Effectiveness of Relationship Education Programmes in Schools for Years 7-13

effectiveness of relationship education

A rapid literature review prepared for the Families Commission by the Social Policy Evaluation and Research Unit.
This paper looks at the New Zealand education context, what works in school-based relationship education, the common characteristics and practices of effective school-based relationship education, New Zealand approaches and programmes and what works for Māori and Pacific students.

“This report contains some clear pointers for the Government and for schools about developing and implementing relationship education programmes. For example, programmes should be integrated into the curriculum, use active teaching methods, be culturally appropriate and be taught by skilled and trained educators. There are also some clear lessons about what not to do. It is hoped that this report will contribute to emerging good practice in relationship education in New Zealand.” P12

Some key learnings include:

  • Safe Dates and The Fourth R are the programmes most widely agreed to be effective. P10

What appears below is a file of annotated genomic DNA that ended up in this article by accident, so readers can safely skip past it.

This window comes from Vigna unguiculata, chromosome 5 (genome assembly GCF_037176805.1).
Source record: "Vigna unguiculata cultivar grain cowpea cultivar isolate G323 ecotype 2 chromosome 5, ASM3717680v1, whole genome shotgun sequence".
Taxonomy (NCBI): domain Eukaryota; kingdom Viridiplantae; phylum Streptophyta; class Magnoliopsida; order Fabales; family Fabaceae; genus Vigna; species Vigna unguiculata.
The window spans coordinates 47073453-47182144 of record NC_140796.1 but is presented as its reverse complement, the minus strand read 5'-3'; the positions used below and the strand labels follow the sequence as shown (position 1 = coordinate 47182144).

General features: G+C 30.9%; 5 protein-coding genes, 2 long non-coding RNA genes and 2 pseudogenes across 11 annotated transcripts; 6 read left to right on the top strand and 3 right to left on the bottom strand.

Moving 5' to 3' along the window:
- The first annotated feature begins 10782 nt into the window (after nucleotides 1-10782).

• comprehensive programmes with a strong focus on relationship aspects may be more effective than others for achieving sexual health outcomes. P10
  • there are still fundamental gaps in knowledge about what works in relationship education. P10
  • programmes need to be sensitive to diversity, and tailored to ensure that content is relevant and culturally appropriate for the target group. P10
  • violence prevention programmes such as Love Bites and BodySafe have been well received, with evidence of knowledge gains and changes in behavioural intention immediately post-intervention. However, their long-term impact on knowledge, behaviour and attitudes has not been tested. P11
  • there is strong evidence from robust studies that school-wide efforts to improve relationships, behaviour and school culture can be very successful, particularly when grounded in Māori relational concepts and practices. P11
  • there is considerable evidence that sexuality education in New Zealand is poorly implemented in many schools, and does not meet the learning needs of students. P11
  • some generic programmes such as BodySafe, Kiwi Can and Cool Schools are intended to be appropriate for a wide range of students, including Māori and Pacific, and evaluations give promising results. P12

Find the report here.

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